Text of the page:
Series intimidate me. I mean I love when I read a book by a new to me author and they end up having a decent sized backlog. But the prospect of starting a series... What if it starts to suck and I have to rewrite the last three books in my head. What if I get ten books into a series and then the author inexplicably doesn't write the last book that concludes the story line? Hello? A war was set up? *sobs Not that that has happened to me. I also have really strong feeling about deliberate plotting, character consistency, and theme development. The feelings being is that there better be some.
That being said I do have some series that I am itching to start...
Anne of Green Gables series
by L.M. Montgomery
“It's been my experience that you can nearly always enjoy things if you make up your mind firmly that you will.”
I should have already read this series. it pains me that I haven't. How do I even call myself a reader? I should have read this book at age seven. Everything that I have defined myself by pretty much demands that I read this book. I don't know how I avoided it. I think it might have been because the cover that my library had when I was a little was ugly. It makes me sad that when I read it now it might not have the magic of reading it as a child. I am still going to read it this summer. Or listen to it, maybe. I downloaded the audiobook with Rachel McAdams. That should do the trick. And I need to watch the 80's miniseries. And the new one. #multipleinternationalflights
“Too many books. Too few centuries.”
I loved the Illuminae series but I haven't been able to get into this one yet. I started it a couple of times but something didn't work. I liked how it was written and I am interested in the premise. I think that it is a case me of being moody and weird rather than the books fault. It might also have to do with the fact that I was reading it on the kindle rather than a physical copy. There are a ton of footnotes and they don't show up right on the kindle. I am going to give this one anther shot.
by Mindy McGinnis
“To be aware of your own doom is no easy thing.”
I want to love Mindy McGinnis. She taps into feminism like nobody else right now and I respect that. I have had some mixed results with some of her other stuff. I am not deterred and shall try her fantasy offering. I am a bit nervous because it has some terrible reviews. But whatever, reviews aren't the boss of me! She says while continually writing reviews.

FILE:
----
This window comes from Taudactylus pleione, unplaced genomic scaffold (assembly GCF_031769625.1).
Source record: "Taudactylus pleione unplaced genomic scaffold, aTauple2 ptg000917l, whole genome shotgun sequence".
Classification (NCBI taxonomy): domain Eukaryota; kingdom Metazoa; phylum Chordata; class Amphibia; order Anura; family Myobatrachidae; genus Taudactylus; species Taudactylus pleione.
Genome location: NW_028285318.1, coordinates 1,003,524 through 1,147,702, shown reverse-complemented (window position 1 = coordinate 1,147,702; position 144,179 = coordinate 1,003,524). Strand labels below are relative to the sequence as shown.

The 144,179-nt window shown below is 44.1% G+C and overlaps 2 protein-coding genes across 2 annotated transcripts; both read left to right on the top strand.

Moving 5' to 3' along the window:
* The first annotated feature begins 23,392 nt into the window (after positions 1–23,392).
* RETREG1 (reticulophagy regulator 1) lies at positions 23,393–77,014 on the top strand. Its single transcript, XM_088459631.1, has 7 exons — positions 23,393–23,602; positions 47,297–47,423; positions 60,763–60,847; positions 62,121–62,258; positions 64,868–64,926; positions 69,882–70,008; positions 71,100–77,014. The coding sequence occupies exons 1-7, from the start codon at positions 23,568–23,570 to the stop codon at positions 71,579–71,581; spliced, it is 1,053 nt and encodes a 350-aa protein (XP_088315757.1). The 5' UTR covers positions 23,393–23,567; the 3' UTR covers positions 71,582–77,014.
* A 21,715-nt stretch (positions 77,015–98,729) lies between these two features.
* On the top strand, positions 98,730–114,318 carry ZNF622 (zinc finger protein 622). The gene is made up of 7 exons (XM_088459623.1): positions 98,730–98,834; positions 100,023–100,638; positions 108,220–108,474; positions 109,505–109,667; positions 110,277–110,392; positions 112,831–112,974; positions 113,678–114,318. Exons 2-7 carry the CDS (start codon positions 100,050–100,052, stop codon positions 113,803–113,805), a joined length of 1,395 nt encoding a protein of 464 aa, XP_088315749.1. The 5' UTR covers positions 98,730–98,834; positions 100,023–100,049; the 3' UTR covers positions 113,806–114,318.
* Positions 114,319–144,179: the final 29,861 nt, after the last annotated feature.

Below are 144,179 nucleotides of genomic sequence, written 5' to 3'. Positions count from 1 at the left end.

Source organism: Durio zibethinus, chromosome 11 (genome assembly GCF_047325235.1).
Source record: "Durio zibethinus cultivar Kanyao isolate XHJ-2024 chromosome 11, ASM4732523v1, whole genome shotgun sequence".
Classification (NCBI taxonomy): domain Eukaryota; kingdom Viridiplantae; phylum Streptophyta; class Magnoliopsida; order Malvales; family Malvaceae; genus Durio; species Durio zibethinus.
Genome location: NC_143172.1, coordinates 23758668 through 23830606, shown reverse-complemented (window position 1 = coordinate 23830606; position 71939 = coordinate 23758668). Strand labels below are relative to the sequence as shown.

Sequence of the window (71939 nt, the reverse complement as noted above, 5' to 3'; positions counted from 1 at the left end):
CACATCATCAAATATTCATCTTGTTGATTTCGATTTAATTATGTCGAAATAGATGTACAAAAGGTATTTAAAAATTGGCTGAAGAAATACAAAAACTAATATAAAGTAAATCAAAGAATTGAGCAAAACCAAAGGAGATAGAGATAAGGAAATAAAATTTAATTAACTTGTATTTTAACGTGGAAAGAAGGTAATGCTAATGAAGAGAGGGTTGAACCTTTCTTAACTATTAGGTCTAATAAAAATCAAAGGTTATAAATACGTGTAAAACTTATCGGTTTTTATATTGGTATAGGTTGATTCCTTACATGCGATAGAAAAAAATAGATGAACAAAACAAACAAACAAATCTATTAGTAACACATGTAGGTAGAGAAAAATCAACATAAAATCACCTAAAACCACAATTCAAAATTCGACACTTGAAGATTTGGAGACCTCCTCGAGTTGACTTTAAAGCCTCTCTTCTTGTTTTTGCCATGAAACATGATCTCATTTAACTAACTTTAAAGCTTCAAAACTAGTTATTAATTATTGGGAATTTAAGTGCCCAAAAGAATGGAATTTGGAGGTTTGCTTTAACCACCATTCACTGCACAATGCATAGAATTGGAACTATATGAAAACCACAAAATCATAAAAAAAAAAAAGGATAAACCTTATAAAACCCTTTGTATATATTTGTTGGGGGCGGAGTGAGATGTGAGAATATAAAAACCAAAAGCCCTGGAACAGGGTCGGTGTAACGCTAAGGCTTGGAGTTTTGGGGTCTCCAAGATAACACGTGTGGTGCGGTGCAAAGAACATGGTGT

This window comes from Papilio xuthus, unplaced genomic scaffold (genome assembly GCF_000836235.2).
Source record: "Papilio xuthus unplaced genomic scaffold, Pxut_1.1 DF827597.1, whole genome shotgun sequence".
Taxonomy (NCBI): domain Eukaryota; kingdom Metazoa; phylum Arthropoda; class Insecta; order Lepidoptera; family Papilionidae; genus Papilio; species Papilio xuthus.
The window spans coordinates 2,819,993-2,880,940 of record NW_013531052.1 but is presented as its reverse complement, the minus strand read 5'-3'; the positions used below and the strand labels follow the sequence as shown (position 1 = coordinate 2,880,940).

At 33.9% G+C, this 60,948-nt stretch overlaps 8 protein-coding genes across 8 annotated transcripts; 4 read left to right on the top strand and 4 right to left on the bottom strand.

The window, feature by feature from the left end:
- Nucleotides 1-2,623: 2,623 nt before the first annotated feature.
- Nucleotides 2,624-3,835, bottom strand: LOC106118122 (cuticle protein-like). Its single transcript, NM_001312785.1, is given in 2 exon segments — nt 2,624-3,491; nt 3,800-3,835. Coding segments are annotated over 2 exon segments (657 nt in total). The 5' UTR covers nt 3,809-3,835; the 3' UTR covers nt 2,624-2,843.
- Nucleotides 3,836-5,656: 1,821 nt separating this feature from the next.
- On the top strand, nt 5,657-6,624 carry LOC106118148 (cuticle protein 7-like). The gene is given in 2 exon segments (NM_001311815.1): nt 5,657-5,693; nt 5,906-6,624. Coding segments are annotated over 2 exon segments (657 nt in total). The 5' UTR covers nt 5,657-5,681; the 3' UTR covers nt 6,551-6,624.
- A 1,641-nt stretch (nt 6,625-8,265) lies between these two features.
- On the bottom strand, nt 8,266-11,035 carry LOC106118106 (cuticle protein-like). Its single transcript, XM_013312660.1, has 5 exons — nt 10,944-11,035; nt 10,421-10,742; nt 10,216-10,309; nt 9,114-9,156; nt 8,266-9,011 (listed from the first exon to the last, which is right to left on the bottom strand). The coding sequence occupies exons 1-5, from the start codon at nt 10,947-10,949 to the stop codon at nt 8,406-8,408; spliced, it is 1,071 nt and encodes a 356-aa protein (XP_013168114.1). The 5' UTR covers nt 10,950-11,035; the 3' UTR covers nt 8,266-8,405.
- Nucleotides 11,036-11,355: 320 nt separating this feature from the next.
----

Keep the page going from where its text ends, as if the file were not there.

Lockwood & Co.
by Jonathan Stroud
“I wasn't pretty, but as my mother once said, prettiness wasn't my profession.”
This is book club recommendation that I just haven't gotten around to. I have spent two years hearing twelve year old gush over it. At least three of them have listed this as their favorite book ever. But they are twelve and sometimes their taste is questionable. I am not sure if their hype that makes me wary of getting my hopes up or just ratchets up my expectations to unreasonable levels. This is going to happen this summer.
The Queen's Thief
by Megan Whalen Turner
“I didn't really care much about anything, so I guess I felt fine.”
I have had this series on my TBR so long that I have forgotten not only who recommended it, I have also forgotten what attracted it to me. I mean besides the obvious: thief. It is also a Newberry Honor book and that usually convinces me.
by Anne Bishop
“It felt uncomfortable to lie to someone who was being kind. She hadn't known a lie could have a physical weight.”
I read Anne Bishop's Black Jewels series. I think I chose it because someone said that it was an example a fantasy novel with a civilization lead by women. It was well written but I sort of read it through my fingers like I a watch a horror movie. This is supposed to be lighter. But it has vampires and and werewolves and who among us isn't over that?
by Robin Bridges
“Such polite manners for an armed man who was kidnapping me. Danilo could take a few lessons from him.”
This has so much potential to be terrible. Russia, Tzars, fabulous fur hats... also vampires? It could be awesome. it could be a train wreck. That is probably what has kept me from diving into this one.
“I am just a tiny person in Africa, but there is a place for me, and for everybody, to sit down on this earth and touch it and call it their own.”
I have been meaning to read these since high school. What has been holding me back? It is the mystery thing. It isn't my favorite genre. And the fact that they seem like books for middle aged women. Now that I am a slightly more discerning reading I am also questioning whether or not a book about a black woman is best written by a white man. Has anyone read these? Are they good? Botswana really intrigues me.